Taco Trucks and the Soul of America

Is there a constituency in the U.S. for a campaign built around ardent opposition to multiculturalism?

Danny Moloshok / Reuters

When Marco Gutierrez, the founder of Latinos for Trump, warned last week that increased immigration could lead to “taco trucks on every corner,” he was widely and understandably mocked. Commentators lined up to sing the praises of mobile Mexican food, from conservatives lauding free enterprise to liberals decrying xenophobia. Given the deliciousness of tacos, many opined, “Taco Trucks on Every Corner” would make a compelling platform for a politician; the Arizona Democratic Party changed its marquee to use the phrase.

But it was clear enough what Gutierrez meant. Plenty of Americans do see the increasing prevalence of foreign cultures in the U.S., including Hispanic culture, as an unwelcome invasion. They resent having to press 1 for English when they call customer service; or they worry that yoga encourages satanism, or that women in headscarves mean creeping sharia. Trump’s campaign appeals powerfully to these people, with his assertion that “we don’t have a country anymore” and his nostalgic vow to make America great again, presumably by returning it to a time before Taco Bell, Univision, and the George Lopez show.

Is this what Americans want? In the U.K., the surprising result of the June Brexit vote revealed a larger than anticipated grassroots revolt against the culture of diverse, immigrant-friendly cities. Is there a Brexit-like silent majority in the United States, too, of Americans so unsettled by diversity and multiculturalism that they want to banish taco trucks?

I don’t know the answer to that. But I keep thinking about a remarkable chart that I came across in July, the visualization of a Pew Research Center poll about attitudes toward diversity in the U.S. and 10 different European countries. The respondents were asked whether increasing diversity made their country a better or a worse place to live. The disparity in the results between the U.S. and the Europeans is shocking:

A large majority of Americans, nearly 3 in 5, say increasing diversity improves their nation. But all the European countries sharply disagree; in none of the other countries is this a majority view, with the pro-diversity faction ranging from a high of 36 percent in Sweden to a low of just 10 percent of Greeks.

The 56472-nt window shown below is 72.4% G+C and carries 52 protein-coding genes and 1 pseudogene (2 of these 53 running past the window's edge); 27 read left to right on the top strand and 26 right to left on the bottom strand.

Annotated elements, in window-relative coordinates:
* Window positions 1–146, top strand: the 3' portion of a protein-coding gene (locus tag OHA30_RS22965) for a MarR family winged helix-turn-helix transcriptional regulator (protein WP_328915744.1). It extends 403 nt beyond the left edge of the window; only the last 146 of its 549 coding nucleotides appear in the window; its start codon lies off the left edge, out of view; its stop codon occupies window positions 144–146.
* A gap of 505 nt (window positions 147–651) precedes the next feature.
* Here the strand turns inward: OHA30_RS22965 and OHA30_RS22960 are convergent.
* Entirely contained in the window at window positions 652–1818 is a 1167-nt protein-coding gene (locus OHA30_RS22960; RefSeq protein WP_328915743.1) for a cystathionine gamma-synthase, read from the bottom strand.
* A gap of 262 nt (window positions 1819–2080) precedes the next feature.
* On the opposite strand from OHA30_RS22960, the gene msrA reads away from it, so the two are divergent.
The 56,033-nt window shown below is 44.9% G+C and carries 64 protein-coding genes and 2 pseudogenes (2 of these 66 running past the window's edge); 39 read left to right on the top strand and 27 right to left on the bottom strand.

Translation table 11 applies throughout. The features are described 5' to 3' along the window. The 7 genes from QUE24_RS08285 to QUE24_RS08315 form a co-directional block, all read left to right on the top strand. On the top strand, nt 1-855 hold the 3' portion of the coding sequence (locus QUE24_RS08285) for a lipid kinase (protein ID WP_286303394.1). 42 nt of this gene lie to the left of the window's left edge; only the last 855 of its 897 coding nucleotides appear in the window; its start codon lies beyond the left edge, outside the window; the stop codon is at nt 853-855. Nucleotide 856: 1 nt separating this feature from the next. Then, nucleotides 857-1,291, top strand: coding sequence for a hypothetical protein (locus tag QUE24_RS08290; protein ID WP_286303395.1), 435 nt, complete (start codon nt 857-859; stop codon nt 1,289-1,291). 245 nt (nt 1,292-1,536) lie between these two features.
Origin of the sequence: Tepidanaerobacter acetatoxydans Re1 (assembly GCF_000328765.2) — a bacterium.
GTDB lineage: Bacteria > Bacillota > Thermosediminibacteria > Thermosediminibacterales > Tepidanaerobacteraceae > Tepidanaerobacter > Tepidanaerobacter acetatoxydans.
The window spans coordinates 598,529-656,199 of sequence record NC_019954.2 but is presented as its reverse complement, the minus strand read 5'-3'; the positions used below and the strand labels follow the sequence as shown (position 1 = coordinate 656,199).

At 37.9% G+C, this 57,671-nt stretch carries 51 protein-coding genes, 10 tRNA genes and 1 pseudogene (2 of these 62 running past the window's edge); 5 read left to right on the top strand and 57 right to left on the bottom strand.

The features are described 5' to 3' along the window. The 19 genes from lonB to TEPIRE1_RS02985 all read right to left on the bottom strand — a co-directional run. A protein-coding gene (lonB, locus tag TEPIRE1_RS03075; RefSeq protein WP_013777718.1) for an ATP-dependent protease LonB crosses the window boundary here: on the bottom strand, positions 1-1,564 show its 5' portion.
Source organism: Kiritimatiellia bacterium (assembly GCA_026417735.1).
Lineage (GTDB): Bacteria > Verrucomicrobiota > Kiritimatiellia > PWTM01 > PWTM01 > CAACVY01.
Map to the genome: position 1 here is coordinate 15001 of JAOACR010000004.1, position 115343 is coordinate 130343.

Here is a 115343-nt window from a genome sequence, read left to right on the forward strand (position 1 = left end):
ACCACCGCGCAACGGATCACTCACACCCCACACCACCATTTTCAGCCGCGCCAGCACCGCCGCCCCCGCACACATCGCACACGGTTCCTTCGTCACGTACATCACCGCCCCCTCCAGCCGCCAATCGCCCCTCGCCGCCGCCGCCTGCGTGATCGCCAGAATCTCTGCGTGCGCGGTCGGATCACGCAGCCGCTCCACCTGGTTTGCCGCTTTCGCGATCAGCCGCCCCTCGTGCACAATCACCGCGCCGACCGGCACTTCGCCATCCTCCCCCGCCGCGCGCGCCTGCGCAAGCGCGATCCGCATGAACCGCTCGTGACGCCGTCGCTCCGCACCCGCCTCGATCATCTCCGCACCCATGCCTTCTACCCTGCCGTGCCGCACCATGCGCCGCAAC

Just as notably, very few Americans believe diversity is actually worsening the country. Only a small fraction, 7 percent, hold this view, while the remaining one-third are simply indifferent. That’s another sharp contrast with Europe, where at least one-fifth of all the countries surveyed felt diversity was making their country a worse place to live. More than half of Italians, and nearly two-thirds of Greeks, believe this.

There are differences between Americans of different political persuasions: About half of conservatives are pro-diversity, compared to three-fourths of self-described liberals. The pro-diversity attitude is also more common among Americans with post-secondary education (64 percent) than those with a high-school education or less (48 percent).

Supporters of Hillary Clinton, a subsequent Pew breakdown showed, were more likely than Trump supporters to favor increased diversity, 72 percent to 40 percet. But most Trump supporters were merely indifferent; just 16 percent of Trump voters said diversity was making America worse. Contrast that with the Europeans: In the U.K., for example, diversity is favored by a bare majority of liberals and a quarter of conservatives.

This, to me, is the real American exceptionalism. Americans aren’t perfect, especially where race is concerned. But we embrace pluralism like no other country on earth. This is the soul of America, and it’s solidly pro-taco truck.

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